I’ve been watching all the chirping about Twitter, those who are addicted and those who hate it. One of the questions I had was how I might practically use it. Lifehacker has some good thoughts, and other related posts are here, here and here.
So, I decided to try it. Part of my job as Manager for National Media and New Media at Mayo Clinic is to explore new trends and how they might affect our work of communicating about research, relating with journalists and making reliable health and medical information available to the general public.
I’ll admit that SMS text messaging is something with which I wasn’t too familiar, mainly because it was an extra charge on my cell phone bill. And with six users on our cell phone plan (even with my oldest daughter getting married and moving to a new account) we didn’t need more cell phone expense.
But my daughters are seriously into IM and SMS, as is everyone else in their generation, so I rationalized buying the 300 message plan for myself on grounds of connecting with them and also better understanding the next generation.
I set up a Twitter account here, and would welcome friends to join. You can sign up for my Twitter RSS feed (I can’t guarantee it will be interesting) even without joining Twitter, but if you do join Twitter you can get alerts on your cell phone.
I’m not sure how I can best use Twitter or whether Mayo Clinic should, but I look forward to exploring. My friend Shel Holtz at FIR uses it to tweet people and invite comments when he’s recording his twice weekly podcast with Neville Hobson, which I think is a neat way to create more timely interactivity with their audience.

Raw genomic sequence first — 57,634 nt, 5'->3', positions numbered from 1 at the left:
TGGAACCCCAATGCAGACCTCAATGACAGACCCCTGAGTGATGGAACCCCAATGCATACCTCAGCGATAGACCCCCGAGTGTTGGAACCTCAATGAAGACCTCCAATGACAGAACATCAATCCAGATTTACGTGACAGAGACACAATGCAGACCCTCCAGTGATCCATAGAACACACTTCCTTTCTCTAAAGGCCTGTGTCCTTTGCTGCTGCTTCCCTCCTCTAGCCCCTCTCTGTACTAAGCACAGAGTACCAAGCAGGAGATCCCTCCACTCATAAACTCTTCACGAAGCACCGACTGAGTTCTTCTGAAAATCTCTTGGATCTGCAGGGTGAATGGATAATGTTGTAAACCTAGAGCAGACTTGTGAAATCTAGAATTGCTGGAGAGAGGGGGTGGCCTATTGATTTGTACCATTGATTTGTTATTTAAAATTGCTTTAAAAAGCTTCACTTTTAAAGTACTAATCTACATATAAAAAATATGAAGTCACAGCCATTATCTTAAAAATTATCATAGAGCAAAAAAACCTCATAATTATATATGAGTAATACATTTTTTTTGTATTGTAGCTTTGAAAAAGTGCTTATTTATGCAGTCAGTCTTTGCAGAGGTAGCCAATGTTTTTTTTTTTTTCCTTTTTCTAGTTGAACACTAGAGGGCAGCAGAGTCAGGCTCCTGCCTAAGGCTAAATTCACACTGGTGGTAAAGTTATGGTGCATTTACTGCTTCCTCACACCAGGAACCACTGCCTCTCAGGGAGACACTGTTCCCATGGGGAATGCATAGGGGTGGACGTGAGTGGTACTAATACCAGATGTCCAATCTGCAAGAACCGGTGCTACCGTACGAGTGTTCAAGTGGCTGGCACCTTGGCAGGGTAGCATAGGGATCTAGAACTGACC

I could see this possibly being used for emergency communications, disaster drills, to quickly get messages to a core team. Setting up a Twitter account called “Disaster55905” for our zip code, and asking people to sign up for SMS alerts, would be a good way to reach participants quickly.
I could see this having some media relations possiblities too, where maybe journalists could set up an account where they post what stories they’re working on, and what kinds of sources they need. It might be a way to get sources quickly without using email or placing phone calls. And maybe for organizations that have news releases/studies, etc., they (or we) could use it for a heads up to journalists who opt in to receive notification of story ideas…creating a community of news related to a topic like health, or medicine, or for a particular company or industry.
Journalists and their editors have traditionally wanted to keep their story budgets close to the vest for competitive reasons, but maybe not in the future. Wired magazine has an interesting crowdsourcing article that suggests maybe journalists might be opening up a bit.
What do you think? Possibilities?